About eight years ago, I was heading towards a degree in Art History and a career as a museum curator. On my way to study one Sunday, I heard some Afro-Cuban music on the radio and thought, "I think you can dance to this." I called up the nearest dance studio and scheduled an introductory lesson. I had no idea what to expect.
My first lesson was fantastic. I had no idea what I was doing, and I loved it. It seemed so easy; we were moving in harmony with each other and in rhythm with great music. Plus, I learned I could compete, be in shows, and wear rhinestones and fancy shoes. I was sold.
I began dancing a lot, but never planned on doing it as more than a hobby. Then as I was packing boxes to move one fall, I found a Dr. Seuss book called My Book About Me. It had all sorts of questions a kid could write in the answers for, like how old are you and how many stairs are in your house and how tall are you and what do you want to be when you grow up. Well, I was six, had 14 stairs in my house, was 3'10", and wanted to be a teacher and a dancer. It's a sign!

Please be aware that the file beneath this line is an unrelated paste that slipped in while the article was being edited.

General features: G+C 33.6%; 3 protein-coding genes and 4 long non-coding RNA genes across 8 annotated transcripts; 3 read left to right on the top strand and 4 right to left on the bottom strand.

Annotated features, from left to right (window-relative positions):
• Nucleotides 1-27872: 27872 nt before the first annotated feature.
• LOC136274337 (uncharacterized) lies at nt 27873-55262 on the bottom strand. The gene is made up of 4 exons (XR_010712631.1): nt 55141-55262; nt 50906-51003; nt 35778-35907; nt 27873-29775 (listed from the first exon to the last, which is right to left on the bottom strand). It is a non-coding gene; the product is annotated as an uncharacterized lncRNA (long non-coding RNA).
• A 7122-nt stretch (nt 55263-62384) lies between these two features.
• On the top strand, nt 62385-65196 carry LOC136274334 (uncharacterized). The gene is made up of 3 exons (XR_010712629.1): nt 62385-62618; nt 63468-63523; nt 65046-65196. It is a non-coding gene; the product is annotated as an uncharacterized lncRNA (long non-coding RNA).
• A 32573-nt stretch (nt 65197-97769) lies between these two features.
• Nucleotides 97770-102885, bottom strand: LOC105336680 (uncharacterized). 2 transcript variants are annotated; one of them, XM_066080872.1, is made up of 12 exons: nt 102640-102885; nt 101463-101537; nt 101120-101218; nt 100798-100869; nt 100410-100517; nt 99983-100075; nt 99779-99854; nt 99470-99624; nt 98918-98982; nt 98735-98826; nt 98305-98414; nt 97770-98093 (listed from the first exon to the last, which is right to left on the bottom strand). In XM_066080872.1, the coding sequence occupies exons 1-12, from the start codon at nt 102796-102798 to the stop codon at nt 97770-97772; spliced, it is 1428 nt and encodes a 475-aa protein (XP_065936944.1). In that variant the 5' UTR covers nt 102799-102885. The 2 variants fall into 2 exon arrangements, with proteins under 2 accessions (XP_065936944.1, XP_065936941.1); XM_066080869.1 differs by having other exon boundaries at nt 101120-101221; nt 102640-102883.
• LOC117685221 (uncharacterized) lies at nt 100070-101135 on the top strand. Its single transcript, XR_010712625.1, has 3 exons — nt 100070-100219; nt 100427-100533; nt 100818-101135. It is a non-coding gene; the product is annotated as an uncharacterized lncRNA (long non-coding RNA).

I got offered a job teaching shortly after that. Despite the foreshadowing from a younger me, I was tentative. I had always been shy in school and especially hated public speaking. I didn't like telling people what to do or how to tell them that they were doing something wrong. After a several months, I was no longer hesitant. I discovered I had quite a loud voice and rather liked using it in front of large groups. And I did like telling people what to do and had no problem telling them if they were doing it wrong. But mostly, I liked showing my students how fun dancing can be, whether it's for an hour, a month, or the rest of their lives.
Okay, so the novelty of rhinestones wore off as soon as they started appearing at competitions at 8am, and after a couple hours, the fancy shoes make me want to plunge my feet into a bucket of ice, but when I get home and see that page from a children's book framed on my wall, I know I'm making my six- year- old self really proud.